Aims. This study aimed to establish the contribution of hallucination proneness, anxiety, suggestibility, and fantasy proneness to psychotic-like experiences (PLEs) reported during brief sensory deprivation. Method. Twenty-four high and 22 low hallucination-prone participants reported on PLEs occurring during brief sensory deprivation and at baseline. State/trait anxiety, suggestibility, and fantasy proneness were also measured. Results. Both groups experienced a significant increase in PLEs in sensory deprivation. The high hallucination prone group reported more PLEs both at baseline and in sensory deprivation. They also scored significantly higher on measures of state/trait anxiety, suggestibility, and fantasy proneness, though these did not explain the effects of group or condition. Regression analysis found hallucination proneness to be the best predictor of the increase in PLEs, with state anxiety also being a significant predictor. Fantasy proneness and suggestibility were not significant predictors. Conclusion. This study suggests the increase in PLEs reported during sensory deprivation reflects a genuine aberration in perceptual experience, as opposed to increased tendency to make false reports due to suggestibility of fantasy proneness. The study provides further support for the use of sensory deprivation as a safe and effective nonpharmacological model of psychosis.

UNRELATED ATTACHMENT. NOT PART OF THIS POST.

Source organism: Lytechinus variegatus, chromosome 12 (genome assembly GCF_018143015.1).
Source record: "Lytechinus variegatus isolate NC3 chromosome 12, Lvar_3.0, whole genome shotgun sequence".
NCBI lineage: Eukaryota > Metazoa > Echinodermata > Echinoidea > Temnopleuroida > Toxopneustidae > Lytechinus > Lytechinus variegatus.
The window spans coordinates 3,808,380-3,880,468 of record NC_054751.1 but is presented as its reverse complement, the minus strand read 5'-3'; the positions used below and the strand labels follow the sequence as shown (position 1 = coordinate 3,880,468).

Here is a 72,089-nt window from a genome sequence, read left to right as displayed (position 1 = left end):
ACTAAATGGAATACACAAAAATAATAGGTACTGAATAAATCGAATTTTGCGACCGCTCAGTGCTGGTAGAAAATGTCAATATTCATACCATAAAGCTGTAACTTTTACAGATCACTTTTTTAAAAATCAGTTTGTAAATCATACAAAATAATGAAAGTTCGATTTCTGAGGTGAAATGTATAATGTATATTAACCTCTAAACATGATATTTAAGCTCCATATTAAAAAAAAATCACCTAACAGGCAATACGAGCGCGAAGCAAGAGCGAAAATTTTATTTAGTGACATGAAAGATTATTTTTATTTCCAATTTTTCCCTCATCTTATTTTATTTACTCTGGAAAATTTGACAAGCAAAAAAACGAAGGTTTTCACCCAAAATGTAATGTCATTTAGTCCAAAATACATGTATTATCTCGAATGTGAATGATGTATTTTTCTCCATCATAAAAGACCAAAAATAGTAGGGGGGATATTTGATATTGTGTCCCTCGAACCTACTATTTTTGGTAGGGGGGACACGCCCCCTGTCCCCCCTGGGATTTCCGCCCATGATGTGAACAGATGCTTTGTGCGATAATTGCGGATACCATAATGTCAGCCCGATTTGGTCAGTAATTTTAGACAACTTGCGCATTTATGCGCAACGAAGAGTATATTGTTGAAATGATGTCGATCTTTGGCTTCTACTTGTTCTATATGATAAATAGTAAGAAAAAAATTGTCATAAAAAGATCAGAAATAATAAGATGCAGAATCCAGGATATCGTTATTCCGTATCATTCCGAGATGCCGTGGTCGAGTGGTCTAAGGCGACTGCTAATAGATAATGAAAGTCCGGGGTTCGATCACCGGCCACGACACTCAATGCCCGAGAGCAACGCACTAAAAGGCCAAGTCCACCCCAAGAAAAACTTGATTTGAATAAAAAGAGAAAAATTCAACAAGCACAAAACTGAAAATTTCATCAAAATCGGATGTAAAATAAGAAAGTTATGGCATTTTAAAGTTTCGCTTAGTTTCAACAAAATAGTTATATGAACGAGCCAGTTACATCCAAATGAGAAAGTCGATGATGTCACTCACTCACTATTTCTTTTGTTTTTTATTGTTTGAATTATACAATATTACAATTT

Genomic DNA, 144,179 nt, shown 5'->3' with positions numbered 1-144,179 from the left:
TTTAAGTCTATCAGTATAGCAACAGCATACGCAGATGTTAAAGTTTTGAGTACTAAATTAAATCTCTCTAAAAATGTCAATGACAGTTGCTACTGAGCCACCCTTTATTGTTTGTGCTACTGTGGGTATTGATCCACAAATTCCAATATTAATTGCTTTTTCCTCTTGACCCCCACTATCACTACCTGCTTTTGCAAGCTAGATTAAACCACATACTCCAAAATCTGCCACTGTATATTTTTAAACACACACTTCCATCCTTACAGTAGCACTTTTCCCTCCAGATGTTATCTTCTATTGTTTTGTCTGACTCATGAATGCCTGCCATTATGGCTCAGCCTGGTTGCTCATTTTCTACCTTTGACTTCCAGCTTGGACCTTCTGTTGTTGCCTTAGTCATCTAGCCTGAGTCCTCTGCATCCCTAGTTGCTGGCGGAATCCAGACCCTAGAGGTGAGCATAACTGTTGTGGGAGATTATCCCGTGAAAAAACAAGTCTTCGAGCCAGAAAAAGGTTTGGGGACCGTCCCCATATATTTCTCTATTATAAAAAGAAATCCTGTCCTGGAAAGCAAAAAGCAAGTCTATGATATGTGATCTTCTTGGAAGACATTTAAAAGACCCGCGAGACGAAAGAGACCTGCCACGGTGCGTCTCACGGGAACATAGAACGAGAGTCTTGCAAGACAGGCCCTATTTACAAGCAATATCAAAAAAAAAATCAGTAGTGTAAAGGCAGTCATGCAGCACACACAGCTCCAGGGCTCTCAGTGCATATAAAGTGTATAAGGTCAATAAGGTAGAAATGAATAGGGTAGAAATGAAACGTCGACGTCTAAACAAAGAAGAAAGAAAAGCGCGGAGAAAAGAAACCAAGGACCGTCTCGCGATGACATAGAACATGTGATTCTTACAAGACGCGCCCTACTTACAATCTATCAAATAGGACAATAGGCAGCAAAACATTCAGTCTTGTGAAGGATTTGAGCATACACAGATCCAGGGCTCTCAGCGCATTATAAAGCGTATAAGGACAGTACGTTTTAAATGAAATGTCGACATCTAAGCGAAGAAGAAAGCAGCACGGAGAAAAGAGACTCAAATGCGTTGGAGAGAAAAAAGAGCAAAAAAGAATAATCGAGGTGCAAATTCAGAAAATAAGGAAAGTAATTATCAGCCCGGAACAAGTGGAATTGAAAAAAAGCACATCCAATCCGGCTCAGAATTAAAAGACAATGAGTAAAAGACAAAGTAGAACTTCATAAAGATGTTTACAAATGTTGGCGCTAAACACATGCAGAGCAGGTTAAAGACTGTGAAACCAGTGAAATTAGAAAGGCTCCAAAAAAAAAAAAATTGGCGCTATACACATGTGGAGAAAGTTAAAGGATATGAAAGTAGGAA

C., D., & O.J., M. (2015). Predicting psychotic-like experiences during sensory deprivation. BioMed Research International, 2015. https://doi.org/10.1155/2015/439379 LK - http://sfx.library.uu.nl/utrecht?sid=EMBASE&issn=23146141&id=doi:10.1155%2F2015%2F439379&atitle=Predicting+psychotic-like+experiences+during+sensory+deprivation&stitle=BioMed+Res.+Int.&title=BioMed+Research+International&volume=2015&issue=&spage=&epage=&aulast=Daniel&aufirst=Christina&auinit=C.&aufull=Daniel+C.&coden=&isbn=&pages=-&date=2015&auinit1=C&auinitm=